value as to the moral treatment of the insane, but who was behind Pinel in realizing the advantage of kind treatment and the harmfulness of restraint. "A prevailing error found in his writings on insanity," says a writer in the 'American Journal of Insanity' (Vol. 4) "is that the insane are to be disciplined and governed, that those who have the care of them must obtain dominion over them by fear or by other means that we may think improper." He says that the physician on entering the chamber of the deranged person should first 'catch his eye and look him out of countenance.' After trying many ways to obtain obedience he says, "If these prove ineffectual to establish a government over deranged persons, recourse should be had to certain modes of coercion." Among them were the straight jacket, the tranquilizing chair (invented by a Dr. Darwin and consisting of a stout post revolving on a pivot and bearing a chair into which the patient was bound in the longitudinal position when a sedative effect was desired or in an erect position to secure intestinal action), the withdrawal of pleasant food and pouring cold water down the coat sleeves. "If all these modes of punishment should fail of the intended effect," he adds, "it will be proper to resort to the fear of death."
But the man who did more than any other, probably, to forward the humane care of the insane, was Esquirol, who succeeded Pinel at the Salpêtrière in 1810. Devoting himself with zeal and with singleness of purpose to this ministration, he brought about still greater reforms in the housing, the regimen and medical care of the insane, and in 1817 gave the first course of lectures ever delivered on insanity. These were largely attended every year by physicians from all countries. He traveled through France investigating everywhere the condition of the insane, arousing the interest of the magistrates and, through his reports to the superior authorities, causing the abolition of many abuses and much misery. He saw ten asylums opened in France and the insane taken from 'their narrow, filthy cells, without light and air, fastened with chains in these dens,' in which he found them, and placed in asylums where the use of chains was abandoned, where walks and gardens were accessible, and where beds and good food were provided and the attendants did not go 'armed with sticks and accompanied by dogs.'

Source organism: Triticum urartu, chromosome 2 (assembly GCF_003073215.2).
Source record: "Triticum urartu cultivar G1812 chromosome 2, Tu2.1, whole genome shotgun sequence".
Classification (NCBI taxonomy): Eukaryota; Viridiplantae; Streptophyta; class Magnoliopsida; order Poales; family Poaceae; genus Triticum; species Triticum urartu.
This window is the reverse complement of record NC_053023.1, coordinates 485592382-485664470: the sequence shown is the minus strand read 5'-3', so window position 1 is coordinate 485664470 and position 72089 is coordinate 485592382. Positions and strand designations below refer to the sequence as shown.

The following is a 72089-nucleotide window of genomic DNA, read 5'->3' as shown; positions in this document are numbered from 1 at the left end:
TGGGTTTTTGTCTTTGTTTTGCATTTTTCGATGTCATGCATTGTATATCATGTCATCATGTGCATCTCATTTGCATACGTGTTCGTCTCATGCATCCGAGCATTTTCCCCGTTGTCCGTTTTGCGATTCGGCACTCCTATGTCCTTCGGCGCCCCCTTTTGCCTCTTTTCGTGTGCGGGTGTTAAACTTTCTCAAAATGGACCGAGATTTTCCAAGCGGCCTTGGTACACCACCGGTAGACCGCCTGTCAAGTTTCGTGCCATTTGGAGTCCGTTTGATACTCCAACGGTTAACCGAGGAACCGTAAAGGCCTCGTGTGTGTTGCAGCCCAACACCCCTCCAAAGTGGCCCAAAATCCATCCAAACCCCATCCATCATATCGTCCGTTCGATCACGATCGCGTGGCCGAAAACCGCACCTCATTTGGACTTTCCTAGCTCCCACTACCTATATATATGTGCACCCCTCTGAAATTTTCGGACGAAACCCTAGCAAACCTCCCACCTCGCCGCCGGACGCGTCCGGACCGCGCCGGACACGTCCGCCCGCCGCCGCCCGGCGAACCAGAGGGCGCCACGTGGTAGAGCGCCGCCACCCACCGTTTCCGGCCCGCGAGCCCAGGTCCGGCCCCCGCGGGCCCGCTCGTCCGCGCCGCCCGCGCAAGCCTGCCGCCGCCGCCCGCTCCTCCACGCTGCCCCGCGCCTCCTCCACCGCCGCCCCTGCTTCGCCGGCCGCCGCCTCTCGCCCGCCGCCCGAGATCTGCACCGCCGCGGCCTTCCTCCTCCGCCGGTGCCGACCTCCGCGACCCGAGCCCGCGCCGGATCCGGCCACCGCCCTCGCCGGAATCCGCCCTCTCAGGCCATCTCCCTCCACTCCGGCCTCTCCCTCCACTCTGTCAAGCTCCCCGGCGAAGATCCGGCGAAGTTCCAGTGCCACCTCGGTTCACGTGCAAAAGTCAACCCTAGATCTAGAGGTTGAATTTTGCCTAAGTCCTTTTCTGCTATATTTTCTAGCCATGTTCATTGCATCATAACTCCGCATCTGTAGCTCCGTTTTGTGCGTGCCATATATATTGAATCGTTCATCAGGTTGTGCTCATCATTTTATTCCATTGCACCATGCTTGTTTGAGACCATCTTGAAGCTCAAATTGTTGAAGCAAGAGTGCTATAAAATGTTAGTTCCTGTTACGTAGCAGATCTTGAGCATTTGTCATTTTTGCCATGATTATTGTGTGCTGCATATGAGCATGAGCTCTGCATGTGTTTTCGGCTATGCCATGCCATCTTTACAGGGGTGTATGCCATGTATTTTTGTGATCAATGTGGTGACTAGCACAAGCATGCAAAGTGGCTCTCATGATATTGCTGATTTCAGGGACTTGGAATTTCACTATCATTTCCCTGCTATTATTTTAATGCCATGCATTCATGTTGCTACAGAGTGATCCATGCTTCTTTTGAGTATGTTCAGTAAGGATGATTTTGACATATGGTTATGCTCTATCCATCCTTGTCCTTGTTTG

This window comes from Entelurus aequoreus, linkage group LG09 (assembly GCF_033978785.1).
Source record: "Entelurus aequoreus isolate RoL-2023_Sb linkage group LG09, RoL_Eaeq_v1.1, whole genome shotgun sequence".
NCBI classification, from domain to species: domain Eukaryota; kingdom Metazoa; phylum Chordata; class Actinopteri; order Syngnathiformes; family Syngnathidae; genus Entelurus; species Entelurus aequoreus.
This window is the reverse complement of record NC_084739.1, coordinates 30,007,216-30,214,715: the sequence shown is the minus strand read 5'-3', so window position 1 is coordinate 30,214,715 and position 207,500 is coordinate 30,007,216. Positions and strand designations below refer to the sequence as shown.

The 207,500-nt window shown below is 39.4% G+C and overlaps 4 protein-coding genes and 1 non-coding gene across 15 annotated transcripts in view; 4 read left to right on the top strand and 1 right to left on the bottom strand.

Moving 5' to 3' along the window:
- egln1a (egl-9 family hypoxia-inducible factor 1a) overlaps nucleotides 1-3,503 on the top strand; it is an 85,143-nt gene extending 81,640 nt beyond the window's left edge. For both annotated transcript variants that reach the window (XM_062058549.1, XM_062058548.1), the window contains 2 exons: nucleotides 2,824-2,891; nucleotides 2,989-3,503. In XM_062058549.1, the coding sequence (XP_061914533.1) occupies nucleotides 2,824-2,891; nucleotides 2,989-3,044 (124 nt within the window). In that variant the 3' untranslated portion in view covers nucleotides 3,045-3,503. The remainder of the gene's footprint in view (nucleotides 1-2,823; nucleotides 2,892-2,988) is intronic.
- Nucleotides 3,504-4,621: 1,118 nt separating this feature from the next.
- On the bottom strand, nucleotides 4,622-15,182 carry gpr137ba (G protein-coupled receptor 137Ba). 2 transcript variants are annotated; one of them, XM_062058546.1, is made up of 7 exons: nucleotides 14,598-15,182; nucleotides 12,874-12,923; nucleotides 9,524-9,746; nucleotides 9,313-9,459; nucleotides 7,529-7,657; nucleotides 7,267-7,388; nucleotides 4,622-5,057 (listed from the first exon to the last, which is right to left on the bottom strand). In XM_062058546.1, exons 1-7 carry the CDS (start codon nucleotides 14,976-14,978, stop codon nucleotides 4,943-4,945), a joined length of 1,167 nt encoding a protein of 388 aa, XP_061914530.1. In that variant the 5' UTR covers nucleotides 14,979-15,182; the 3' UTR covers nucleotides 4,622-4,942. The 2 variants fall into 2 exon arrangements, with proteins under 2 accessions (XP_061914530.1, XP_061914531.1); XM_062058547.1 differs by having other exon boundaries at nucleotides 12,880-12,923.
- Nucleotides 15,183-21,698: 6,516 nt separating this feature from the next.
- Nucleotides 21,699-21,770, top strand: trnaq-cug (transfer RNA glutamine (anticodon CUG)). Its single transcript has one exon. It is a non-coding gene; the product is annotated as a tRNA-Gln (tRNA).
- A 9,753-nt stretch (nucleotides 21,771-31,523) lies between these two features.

The same spirit of progress was now abroad in every enlightened country of Europe and in America. Asylums were built, treatises upon mental medicine became more numerous, classification of mental disease and more careful clinical studies were attempted, societies were organized for the study of insanity and periodicals appeared whose pages were given wholly to the discussion of psychiatric subjects and the propagation of the new doctrines.
"In the period which elapsed from 1830 to 1850," says Letchworth,